Tuesday links are likely to be disappointed

By Felix Salmon
April 28, 2009

Frozen-out Stanford investors petition Congress: They were happy parking their money in an offshore bank when it offered too-good-to-be-true yields. But now that bank has imploded, they want onshore financial protections. Good luck with that.

Maiden Lane Transactions: Lots more information on them than we’ve had until now, and all of this could easily have been published at the time they were set up. Alea says that the first one is “strangely made of 80% agency CMOs”.

Ben Graham would be proud: When two economically-identical instruments trade at wildly different prices: the GM example.

Heckle and Chide: Results of a Randomized Road Safety Intervention in Kenya: Putting up signs in minibuses seems to do a good job of reducing traffic accidents.

Blogonomics, or the economics of writing for “free”: Some good analysis from SMI.

Lazard Surprises the Street With a Loss: Even the advisory shops are losing money now.

Bank of America Chief in Battle to Hold His Job: There seems to be a real chance that shareholders might succeed in ousting Ken Lewis. It might not be probable, but the fact that it’s even possible is a sign of the times.


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Have you watched Eric Ronsenfeld’s talk at MIT about LTCM? It’s quite good. One of the more compelling parts of the lecture happened about 50 minutes in when he describes the Fed and the systemic dangers posed by the failure of LTCM. In particular, he talks about how hedged positions with low NET risk become two separate, unhedged positions were LTCM to have gone into bankruptcy, because LTCM hedged with different counterparties. Furthermore, he cites this specific effect as the Fed’s main worry back then. He also explains that this effect was also the reason why Lehman’s bankruptcy caused so much damage. (So much irony!)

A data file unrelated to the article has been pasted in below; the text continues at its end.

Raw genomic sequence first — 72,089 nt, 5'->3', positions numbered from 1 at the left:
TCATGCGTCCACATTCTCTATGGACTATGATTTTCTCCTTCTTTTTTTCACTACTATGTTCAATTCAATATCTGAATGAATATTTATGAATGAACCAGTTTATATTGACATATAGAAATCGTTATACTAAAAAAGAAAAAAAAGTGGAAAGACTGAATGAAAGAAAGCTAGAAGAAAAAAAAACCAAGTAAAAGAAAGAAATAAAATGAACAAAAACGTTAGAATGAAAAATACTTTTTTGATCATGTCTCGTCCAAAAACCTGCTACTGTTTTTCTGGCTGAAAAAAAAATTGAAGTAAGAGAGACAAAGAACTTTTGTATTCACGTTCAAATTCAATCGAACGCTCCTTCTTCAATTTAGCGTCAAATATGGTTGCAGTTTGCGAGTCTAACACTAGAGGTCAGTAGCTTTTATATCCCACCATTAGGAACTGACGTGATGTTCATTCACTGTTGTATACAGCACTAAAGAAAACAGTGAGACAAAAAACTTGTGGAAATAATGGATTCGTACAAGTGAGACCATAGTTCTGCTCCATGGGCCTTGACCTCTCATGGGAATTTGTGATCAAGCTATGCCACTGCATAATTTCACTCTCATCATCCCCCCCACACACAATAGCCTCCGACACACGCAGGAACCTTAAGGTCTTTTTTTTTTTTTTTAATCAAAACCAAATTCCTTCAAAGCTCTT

Posted by Trieu | Report as abusive

Apropos the BoA piece and Lewis’s survival chances, it seems to me that one of the greatest institutional failures in this market crash is the refusal – through sloth or passive collusion – of institutional shareholders to wield the power of their vote. Witness the very high percentage of proxies voted in line with management during the past 2, 10, 50 or 100 years – pick your period – regardless of the economy.

It would be interesting to hear your analysis why passivity is preferred to activism, especially in these times when lots of CEOs should long ago have been directed to the unemployment office by their shareholders.

Posted by Thomas Pindelski | Report as abusive

I don’t like lookig at Felix every time a reuters news story is presented. He’s not he face or voice of anything. I expect reuters to be less promotional.


you don’t need to know my last name. I will have less faith in you and rely on reuters less in the future if you choose to not pay attention to comments like this.

Posted by mike | Report as abusive

Who is felix and why are we bombarded with him? Try living up to a higher standard of journalism.


Posted by mike | Report as abusive

Am I getting through that I don’t like Felix or are you simply resistant to any commentary that is contrary?

Posted by Mike S | Report as abusive

I will make sure to no longer click on reuters. It’s a shame after all these years. You are no longer reliable.

Posted by Mike S | Report as abusive